Saturday, 22 March 2014

Nearing the End of the Golden Weather: A Bitter Sweet Time in Canterbury

I've been walking for a long time now but I really am not concerned with writing about the ins and outs of life on the trail. If you want to know more about that, read the book that I will be writing when I get home. Originally this article was to be entitled: The Canterbury Tales, Corporate Power Grabs and The Decline of Democracy in New Zealand. Unfortunately that article disappeared into cyber space back in Christchurch. It was all about how Environment Canterbury was declared dysfunctional by the government due to the fact that it was putting the brakes on new irrigation schemes in the Canterbury region. This democratically elected group was disbanded in the most blatantly unscrupulous manner by the current government on advice from dairy insider and former National party MP Wyatt Creech. I'm low on time so I'm going to quote Wikipedia here which is terrible but if you can prove these facts wrong please do so.

"Following his retirement from politics, Creech headed up a small group that took advantage of the opportunities created by the deregulation of the dairy industry by the founding of the Open Country Cheese Company located near Matamata, in Waikato. This has now grown into Open Country Dairy Co Ltd with both milk powder and cheese production facilities in Waharoa (near Matamata), Waikato, Awarua (near Invercargill) and Wanganui... In 2009-10, Creech was commissioned by the Minister for the Environment and the Minister of Local Government to head a review of the performance of Environment Canterbury.[7] Their report was highly critical of the performance and capability of the organisation, and while the recommendations were controversial, were fully implemented by the government... As former directors of failed investment and property company Blue Chip run by Mark Bryers, Creech and John Luxton are included (2012) in two lawsuits which allege breach of their duty to investors.[9] "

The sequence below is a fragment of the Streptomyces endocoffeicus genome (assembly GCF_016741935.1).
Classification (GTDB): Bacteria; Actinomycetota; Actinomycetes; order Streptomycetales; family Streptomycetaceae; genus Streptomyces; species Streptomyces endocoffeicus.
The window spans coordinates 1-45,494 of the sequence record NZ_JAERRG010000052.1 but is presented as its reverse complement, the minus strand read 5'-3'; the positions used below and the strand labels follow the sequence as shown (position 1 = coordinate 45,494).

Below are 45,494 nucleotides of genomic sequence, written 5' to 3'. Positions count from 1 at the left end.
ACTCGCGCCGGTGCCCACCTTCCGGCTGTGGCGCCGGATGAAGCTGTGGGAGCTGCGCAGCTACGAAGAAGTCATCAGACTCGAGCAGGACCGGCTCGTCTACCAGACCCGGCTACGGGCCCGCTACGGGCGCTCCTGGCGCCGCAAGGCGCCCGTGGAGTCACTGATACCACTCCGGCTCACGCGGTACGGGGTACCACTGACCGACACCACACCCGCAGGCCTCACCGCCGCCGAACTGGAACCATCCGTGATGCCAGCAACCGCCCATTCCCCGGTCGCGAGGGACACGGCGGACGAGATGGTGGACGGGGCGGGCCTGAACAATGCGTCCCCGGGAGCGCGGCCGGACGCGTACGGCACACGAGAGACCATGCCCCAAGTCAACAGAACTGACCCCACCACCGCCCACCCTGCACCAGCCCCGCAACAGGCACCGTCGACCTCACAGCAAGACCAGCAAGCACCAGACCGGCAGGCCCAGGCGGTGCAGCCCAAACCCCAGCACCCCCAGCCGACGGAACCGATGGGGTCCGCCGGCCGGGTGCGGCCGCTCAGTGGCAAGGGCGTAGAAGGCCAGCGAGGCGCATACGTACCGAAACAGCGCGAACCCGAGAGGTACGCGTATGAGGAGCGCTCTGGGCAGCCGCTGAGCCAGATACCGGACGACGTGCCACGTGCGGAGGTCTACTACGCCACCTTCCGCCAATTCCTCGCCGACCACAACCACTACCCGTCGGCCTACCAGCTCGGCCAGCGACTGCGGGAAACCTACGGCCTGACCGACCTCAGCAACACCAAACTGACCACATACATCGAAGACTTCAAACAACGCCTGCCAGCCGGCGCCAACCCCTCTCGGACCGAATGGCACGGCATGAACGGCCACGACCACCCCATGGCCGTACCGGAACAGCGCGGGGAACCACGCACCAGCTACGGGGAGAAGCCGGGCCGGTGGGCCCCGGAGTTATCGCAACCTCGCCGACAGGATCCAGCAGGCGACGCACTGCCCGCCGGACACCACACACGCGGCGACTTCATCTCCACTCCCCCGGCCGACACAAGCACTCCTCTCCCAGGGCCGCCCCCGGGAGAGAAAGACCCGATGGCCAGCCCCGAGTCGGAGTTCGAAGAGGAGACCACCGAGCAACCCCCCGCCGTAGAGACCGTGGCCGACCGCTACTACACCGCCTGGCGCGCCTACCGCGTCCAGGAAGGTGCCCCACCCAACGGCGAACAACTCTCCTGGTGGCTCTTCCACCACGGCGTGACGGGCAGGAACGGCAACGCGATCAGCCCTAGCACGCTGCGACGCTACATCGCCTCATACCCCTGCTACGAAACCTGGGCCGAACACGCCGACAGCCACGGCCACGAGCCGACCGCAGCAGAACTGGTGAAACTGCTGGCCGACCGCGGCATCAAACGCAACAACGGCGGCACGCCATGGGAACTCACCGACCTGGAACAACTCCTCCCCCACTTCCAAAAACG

Pretty Standard stuff there really. These are not conspiracy theories, just conspiracies. The further I go the more my mind is being blown by the way that democracy has been bulldozed out of the way in order to allow for more intensive dairy farming. This is being perpetrated by the very people charged with protecting our environment such as Environment Minister and Dairy investor extraordinaire Amy Adams. Apparently Mike Hosking said recently that people going on about the dairy industry should be silent because it is making us a lot of money. Making who a lot of money? Anyway I wrote to a new friend recently about an issue that I have learned about while walking. I thought for the purposes of saving time that I'd post it here. Me mate Dave won't like it but I do appreciate that he seems to be the only one reading this blog so cheers, Dave. Hopefully we can have a beer when I get back and forget about water quality for awhile.